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David and Sarah Jones

Born in Machynlleth, Mr. Jones spent his childhood there and as a lad worked on the railway station bookstall of W. H. Smith. As a young man he worked for the Great Western Railway in several capacities, eventually becoming a driver. He joined the Territorial Army and saw service with the R.W.F. at the Dardanelles and was wounded.

hymn book
A hymn book presented to David by the Rector and Churchwardens of Machynlleth, when he left his home town in 1914. The Rector wrote: “1914 when the people offered themselves willingly.” The photo of David is stuck into the book, and the one below is the girl he eventually met and married in Rushden, in 1916. It is thought he took that back with him when he returned to the front.
In uniform David & Sarah
In uniform
David & Sarah
On his uniform - on his left arm, a wound stripe, a vertical bar worn three inches from the end of the sleeve. Introduced in July 1916 they were issued each time a soldier appeared as wounded in the Casualty Lists. On his right cuff - 5 efficiency stars.

In 1915 he came to Rushden with the R.W.F. and was billeted here. He met Sarah Holliday, and in 1916 they married at St Mary's Church.

David was buried up to his neck in sand whilst serving in Gallipoli. He was discharged as it left him with a weak chest, and was invalided out of the Army early in 1918, and was directed to shipbuilding at Sunderland after his discharge. He then he became a driver of ammunition trains.

at work in Sunderland
In uniform in Sunderland

After the war he could not find work back home in Wales, so they came back to Sarah's family in Rushden, and soon they settled in Wymington. Sarah was pleased to return as she was one of ten children, and had missed her family.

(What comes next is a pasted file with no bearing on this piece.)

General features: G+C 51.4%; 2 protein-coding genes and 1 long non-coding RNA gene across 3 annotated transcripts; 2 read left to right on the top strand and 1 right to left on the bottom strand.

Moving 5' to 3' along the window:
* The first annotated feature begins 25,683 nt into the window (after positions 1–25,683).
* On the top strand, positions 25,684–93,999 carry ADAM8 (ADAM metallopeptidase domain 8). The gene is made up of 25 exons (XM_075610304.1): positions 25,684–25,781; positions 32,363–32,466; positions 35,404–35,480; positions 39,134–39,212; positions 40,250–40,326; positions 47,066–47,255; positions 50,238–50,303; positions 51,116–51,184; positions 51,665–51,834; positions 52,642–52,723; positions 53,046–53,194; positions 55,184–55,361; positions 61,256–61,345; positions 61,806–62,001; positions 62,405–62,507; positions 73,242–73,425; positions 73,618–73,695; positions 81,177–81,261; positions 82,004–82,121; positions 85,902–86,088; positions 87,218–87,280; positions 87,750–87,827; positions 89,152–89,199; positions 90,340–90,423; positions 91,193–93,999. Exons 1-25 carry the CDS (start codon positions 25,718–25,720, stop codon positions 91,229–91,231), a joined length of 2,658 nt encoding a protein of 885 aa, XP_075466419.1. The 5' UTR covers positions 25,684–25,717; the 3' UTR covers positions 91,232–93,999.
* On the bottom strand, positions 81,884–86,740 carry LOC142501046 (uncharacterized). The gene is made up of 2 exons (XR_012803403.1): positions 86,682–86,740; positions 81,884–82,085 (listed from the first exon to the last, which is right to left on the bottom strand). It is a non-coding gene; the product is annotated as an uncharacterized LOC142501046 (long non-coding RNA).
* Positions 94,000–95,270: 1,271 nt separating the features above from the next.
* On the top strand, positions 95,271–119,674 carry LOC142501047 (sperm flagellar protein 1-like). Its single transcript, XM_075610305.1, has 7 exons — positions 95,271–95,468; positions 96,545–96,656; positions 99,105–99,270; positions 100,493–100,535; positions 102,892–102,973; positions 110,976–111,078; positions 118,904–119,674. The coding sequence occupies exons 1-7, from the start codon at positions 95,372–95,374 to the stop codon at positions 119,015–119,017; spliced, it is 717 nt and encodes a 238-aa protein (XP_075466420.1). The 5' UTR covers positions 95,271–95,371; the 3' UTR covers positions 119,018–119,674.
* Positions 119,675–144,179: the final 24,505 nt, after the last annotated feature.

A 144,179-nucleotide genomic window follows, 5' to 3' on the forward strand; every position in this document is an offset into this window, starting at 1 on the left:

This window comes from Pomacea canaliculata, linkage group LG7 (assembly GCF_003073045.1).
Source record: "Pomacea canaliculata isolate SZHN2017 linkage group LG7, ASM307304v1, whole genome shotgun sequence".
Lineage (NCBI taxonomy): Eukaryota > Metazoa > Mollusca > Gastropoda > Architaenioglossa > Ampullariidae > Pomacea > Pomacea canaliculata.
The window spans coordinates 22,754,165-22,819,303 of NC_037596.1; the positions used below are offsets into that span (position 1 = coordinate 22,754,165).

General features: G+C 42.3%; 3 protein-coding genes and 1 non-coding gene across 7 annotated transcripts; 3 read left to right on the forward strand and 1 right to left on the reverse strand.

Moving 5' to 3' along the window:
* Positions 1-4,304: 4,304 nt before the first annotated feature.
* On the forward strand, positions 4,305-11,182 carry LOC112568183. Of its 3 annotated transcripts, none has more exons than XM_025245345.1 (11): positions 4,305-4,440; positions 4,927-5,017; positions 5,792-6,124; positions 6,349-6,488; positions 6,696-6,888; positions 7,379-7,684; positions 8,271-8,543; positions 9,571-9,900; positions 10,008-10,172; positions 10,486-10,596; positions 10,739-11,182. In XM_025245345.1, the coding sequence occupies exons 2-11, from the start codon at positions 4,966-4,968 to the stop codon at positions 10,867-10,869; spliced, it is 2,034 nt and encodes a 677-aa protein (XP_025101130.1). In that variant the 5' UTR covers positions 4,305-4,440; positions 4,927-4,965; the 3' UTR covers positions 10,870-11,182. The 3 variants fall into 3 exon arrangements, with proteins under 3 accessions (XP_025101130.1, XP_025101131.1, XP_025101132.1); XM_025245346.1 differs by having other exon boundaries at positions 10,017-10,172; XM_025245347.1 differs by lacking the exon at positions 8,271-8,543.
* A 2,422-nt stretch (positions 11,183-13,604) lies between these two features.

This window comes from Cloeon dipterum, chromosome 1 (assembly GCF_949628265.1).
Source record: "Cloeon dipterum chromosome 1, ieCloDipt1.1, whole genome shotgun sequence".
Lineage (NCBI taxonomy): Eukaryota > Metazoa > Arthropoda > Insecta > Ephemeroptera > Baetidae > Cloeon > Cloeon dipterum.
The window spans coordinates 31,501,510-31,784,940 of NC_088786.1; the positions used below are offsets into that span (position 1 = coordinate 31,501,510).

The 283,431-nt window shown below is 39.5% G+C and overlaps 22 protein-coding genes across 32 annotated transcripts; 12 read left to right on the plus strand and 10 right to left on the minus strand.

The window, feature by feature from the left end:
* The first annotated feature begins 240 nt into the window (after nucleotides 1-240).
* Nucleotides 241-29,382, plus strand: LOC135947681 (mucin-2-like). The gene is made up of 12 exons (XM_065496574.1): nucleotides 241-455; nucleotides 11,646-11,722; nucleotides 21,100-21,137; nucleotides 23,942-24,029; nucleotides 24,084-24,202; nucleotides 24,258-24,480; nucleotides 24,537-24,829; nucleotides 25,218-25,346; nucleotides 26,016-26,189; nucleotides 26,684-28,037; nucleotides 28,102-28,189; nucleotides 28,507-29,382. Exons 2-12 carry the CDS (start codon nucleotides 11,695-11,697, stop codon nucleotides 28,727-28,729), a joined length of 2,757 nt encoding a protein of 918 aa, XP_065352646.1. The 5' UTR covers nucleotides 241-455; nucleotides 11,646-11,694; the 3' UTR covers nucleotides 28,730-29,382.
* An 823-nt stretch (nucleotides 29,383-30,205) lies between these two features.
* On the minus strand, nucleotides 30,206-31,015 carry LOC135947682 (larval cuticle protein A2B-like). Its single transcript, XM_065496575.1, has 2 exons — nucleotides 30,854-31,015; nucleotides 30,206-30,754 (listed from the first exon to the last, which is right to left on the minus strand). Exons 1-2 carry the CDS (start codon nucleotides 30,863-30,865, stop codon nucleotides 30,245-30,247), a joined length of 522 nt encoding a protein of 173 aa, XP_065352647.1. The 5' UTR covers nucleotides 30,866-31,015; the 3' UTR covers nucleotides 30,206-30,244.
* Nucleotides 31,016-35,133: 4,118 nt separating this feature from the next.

In 1917 a son, Ronald David was born and in 1919 Stella their daughter was born. Stella married local school master's son Kenneth Reynolds in 1944.

Stall and Sarah In Wales
 Left: Stella with Mum Sarah c1921
Above: Stella, Sarah, Ronald and David on holiday in Wales

David worked for the Rushden and District Electric Light Company in the engine room, but later became a traveller around Bedfordshire and Huntingdonshire for a motor-tyre firm.

The Garret steam generator
David & Garrett steam engine - Electric Supply Co.

Memories of Holidays between the Wars

Tyresoles News Letter (Wembley), December 1954

We are indebted for the following to Mr. David Jones, The Welsh Bard of TYRESOLES Services (E.M.) Ltd.:-

Sing a song of “TYRESOLES”
Now twenty years old.
What a lusty lad he’s grown
Without the use of “MOULD.”

His “RINGS” have circled far and wide
Home and Overseas.
(On them a Monte Carlo “do”
Was won by Gatsonides).

(Ken Wharton also found them fine
In several Tulip Rallies.
They took him to, and kept him in
The front, up hills, down alleys).

They’re used by every make of car
From Austin to Ford’s Zephyr.
What mileage? Well, as good as new,
And often, even better.

On buses, tankers, trucks and vans
You’ll find them rolling round,
But if the roads are icy-smooth
Why – “WYRESOLES” grip the ground.

Let’s not forget dear old Rep,
The chap who gives “the talk,”
Who flits from Garage to C.U.
With pricker, spreader, chalk.

With Information Book, C.I.’s
He’s really on the “buzz”
For he has got a splendid “line”

To end my tale, I’ll raise my glass
To ALL concerned in any way
In fact – TO ALL OF US.

D. Jones

David died in 1957.

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